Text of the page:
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Family Tradition to Share With Others Spans Generations


The two immigrant families wanted to say thanks for all the opportunities they had been given, something above and beyond the traditional Thanksgiving meal they shared with each other.

So four years ago, the Bankis and Karimis, both from Iran, started sharing their meal with others.

And Thursday, at St. Francis of Assisi Episcopal Church in Simi Valley, they not only continued the tradition but prepared to turn it over to younger generations so that it would continue for years to come.

"This is our chance to say, 'America, thank you,' " said patriarch Jalal Banki, a Westlake Village resident overseeing a two-family production line dishing out turkey, sweet potatoes and stuffing to the homeless, senior citizens and others who have trouble making ends meet.

"Our families decided to find the homeless on Thanksgiving and express our appreciation from the bottom of our hearts," he said.

Added Thousand Oaks resident Jim Karimi, head cook and elder statesman of his family: "This country has given us so much; this is a small thing to do in return."

So it went on Thanksgiving Day across Ventura County as dozens of volunteers manned food lines, served up pumpkin pie and sparkling cider, and spent a little time lifting up the down-and-out before turning their attention to their own turkey dinners.

For Camarillo resident Mary Ann Novak, the holiday began the same way it has for seven years.

Loaded with turkey dinners, clothing and hygiene care packages, she and a group of friends drove to some of the meaner streets of Los Angeles to distribute the items to the homeless.


For Novak, director of medical staff services at St. John's Regional Medical Center in Oxnard, the tradition began when one of her friends befriended a homeless man collecting cans to raise enough money to get off the streets.

They decided back then to cook a Thanksgiving meal big enough to share with the man and 30 of his homeless friends. The next year, they started collecting warm clothing--and the year after that blankets, sweatshirts and jackets--to accompany the Thanksgiving food.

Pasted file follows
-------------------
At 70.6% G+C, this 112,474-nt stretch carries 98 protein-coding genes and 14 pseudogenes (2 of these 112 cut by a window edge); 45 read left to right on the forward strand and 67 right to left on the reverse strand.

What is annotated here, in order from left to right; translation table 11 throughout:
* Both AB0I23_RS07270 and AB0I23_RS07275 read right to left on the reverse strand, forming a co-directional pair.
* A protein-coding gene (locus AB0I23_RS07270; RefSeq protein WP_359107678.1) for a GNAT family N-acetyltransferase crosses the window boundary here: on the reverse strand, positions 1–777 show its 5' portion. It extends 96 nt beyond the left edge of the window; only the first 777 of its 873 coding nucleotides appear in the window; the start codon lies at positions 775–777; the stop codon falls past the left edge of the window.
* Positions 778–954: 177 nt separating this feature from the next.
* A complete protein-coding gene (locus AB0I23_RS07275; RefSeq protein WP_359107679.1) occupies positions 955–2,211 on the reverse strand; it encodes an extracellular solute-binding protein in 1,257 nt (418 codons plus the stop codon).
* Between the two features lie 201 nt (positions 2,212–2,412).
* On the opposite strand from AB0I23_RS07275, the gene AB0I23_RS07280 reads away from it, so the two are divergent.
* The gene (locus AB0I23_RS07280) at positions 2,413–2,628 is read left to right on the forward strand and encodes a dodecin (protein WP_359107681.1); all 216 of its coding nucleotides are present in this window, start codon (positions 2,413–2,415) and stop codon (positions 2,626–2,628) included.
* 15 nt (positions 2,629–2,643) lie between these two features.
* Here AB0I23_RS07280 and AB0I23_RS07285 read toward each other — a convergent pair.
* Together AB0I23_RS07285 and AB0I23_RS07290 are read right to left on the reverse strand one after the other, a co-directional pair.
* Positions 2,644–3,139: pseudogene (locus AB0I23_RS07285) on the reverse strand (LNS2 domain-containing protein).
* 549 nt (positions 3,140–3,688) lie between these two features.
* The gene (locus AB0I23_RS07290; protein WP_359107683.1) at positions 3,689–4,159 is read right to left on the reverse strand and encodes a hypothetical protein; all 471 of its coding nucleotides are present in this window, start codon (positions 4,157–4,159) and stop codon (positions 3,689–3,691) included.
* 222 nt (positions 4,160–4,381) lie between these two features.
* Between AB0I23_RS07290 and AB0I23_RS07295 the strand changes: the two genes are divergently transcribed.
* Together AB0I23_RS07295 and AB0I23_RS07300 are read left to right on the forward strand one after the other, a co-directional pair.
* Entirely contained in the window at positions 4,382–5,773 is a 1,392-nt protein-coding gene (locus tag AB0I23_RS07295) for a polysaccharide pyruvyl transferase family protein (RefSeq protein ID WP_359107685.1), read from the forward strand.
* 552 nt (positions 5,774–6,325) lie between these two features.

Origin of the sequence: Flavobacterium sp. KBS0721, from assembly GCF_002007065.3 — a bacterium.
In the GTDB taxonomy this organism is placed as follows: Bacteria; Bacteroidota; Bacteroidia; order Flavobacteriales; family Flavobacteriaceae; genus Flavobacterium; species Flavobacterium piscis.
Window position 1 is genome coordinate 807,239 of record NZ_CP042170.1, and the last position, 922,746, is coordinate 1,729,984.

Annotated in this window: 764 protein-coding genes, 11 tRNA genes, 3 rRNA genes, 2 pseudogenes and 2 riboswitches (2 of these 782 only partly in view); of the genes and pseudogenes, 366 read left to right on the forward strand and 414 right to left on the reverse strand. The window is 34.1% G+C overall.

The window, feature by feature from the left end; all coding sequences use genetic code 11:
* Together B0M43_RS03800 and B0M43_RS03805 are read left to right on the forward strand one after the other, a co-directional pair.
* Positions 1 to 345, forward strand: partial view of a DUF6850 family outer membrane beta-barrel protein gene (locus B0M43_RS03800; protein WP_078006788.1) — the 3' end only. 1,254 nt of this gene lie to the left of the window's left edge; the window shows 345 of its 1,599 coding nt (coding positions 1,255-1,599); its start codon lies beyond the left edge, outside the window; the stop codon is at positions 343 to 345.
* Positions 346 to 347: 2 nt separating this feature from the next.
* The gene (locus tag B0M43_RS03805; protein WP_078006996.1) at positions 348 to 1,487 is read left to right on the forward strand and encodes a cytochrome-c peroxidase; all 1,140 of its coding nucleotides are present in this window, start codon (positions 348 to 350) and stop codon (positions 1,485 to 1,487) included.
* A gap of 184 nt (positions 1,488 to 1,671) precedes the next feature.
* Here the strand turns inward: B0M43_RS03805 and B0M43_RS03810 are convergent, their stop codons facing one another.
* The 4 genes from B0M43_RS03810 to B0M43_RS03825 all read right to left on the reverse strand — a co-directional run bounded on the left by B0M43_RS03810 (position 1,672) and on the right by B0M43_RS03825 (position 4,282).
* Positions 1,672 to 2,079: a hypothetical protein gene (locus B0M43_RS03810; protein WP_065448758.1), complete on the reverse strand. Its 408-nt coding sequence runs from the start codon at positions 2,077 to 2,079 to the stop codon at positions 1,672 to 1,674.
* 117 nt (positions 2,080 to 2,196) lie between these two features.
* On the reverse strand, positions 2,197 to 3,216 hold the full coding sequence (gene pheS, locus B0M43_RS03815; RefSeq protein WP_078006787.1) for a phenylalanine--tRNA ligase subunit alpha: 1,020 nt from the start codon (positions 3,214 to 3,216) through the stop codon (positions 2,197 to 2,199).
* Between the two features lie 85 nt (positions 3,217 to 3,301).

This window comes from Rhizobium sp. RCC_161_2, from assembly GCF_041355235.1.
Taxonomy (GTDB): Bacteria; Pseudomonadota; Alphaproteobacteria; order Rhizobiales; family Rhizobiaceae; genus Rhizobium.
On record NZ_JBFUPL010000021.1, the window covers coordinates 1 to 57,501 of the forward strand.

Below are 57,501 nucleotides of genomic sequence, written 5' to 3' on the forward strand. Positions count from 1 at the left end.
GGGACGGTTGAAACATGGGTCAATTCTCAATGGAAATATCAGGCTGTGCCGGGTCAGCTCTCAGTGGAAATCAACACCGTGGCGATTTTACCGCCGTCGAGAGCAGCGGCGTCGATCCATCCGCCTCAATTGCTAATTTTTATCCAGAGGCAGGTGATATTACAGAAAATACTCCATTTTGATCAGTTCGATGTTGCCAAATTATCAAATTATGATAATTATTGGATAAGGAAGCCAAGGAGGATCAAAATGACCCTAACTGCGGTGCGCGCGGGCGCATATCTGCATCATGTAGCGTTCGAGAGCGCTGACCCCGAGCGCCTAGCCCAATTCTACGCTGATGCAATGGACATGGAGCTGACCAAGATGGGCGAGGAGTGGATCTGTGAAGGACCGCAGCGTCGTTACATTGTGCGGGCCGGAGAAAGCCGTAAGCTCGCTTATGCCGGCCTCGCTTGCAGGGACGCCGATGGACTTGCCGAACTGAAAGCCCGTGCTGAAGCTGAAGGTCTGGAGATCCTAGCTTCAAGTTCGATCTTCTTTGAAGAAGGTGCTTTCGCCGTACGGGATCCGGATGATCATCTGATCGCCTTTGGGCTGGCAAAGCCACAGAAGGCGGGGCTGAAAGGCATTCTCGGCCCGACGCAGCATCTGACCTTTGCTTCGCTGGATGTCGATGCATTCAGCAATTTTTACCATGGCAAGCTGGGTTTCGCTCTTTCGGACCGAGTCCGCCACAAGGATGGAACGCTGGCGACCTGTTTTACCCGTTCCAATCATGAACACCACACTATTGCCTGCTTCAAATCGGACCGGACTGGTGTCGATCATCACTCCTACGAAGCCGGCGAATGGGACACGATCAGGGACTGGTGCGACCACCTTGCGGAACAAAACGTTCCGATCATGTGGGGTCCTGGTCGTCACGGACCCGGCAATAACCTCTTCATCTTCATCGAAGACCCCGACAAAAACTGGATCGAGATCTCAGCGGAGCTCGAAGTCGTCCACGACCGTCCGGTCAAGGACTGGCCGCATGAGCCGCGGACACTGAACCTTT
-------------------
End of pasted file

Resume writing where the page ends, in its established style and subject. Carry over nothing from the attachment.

Novak and her buddies handed out about 60 dinners and care packages this year, and there is no end in sight to the holiday tradition.

"I truly believe in giving back," she said. "I don't think until you do something like this you realize how fortunate you are. It makes me feel good to recognize how lucky I am to be able to do this."

The same spirit of charity and generosity was alive and well at the Ventura Theatre, where volunteers were busy launching a new tradition.

Dozens of homeless and needy people flocked to the auditorium Thursday for a turkey dinner sponsored by the theater and a Ventura church group called the Bridge. There, they were seated at tables sporting colorful balloons and served hot meals overflowing with bird meat, stuffing and mashed potatoes.

"We serve them, bring them drinks, get them anything they need," Pastor Greg Russinger said. "It's all about taking care of people."


The level of service was not lost on the hungry, who at least for a day were made to feel as though they were dining in a five-star establishment.

"This is fabulous," said Erica Gilmore, 29, who along with her 9-year-old daughter, Ashley, is living in the Salvation Army's transitional living shelter in downtown Ventura.

"They are so into serving us and catering to us; being a former waitress, you appreciate that," she said. "It helps take your mind off your problems. You don't feel homeless, you don't feel poor; you feel like a whole person again."

That is exactly what 57-year-old James Ponting was thinking. At the Episcopal church in Simi Valley, the homeless man was among the first to eat his meal.

"It was excellent food and excellent service, just like a fine restaurant," said Ponting, smiling through his long salt-and-pepper beard.

Like others on the streets in Simi Valley, Ponting spends his nights at a rotating church shelter program.

It's the same place 21-year-old Lana Sinsel can be found, waiting her chance to enter a drug rehabilitation program next month and win back custody of her 11-month-old son.

Sinsel said the patchwork of homeless services in Simi Valley--the rotating shelter, turkey dinners--is helping a lot of people like her get back on their feet.

"I think it's great," she said fresh off her Thanksgiving meal. "Without it, the homeless in Simi wouldn't survive."


That is kind of what the Bankis and the Karimis had in mind when they launched their Thanksgiving tradition four years ago.

Sure they wanted to express their gratitude for all this country has to offer. But they also wanted to fill a need in their community and do something people would remember.

On hand Thursday were two of the families' grown sons, Nader Banki and Raumin Karimi, both of whom have pledged to continue the banquet.

"After this, we go home, have our own meal and share our thoughts about this day," Raumin Karimi said. "It's a joy that lasts all year long."

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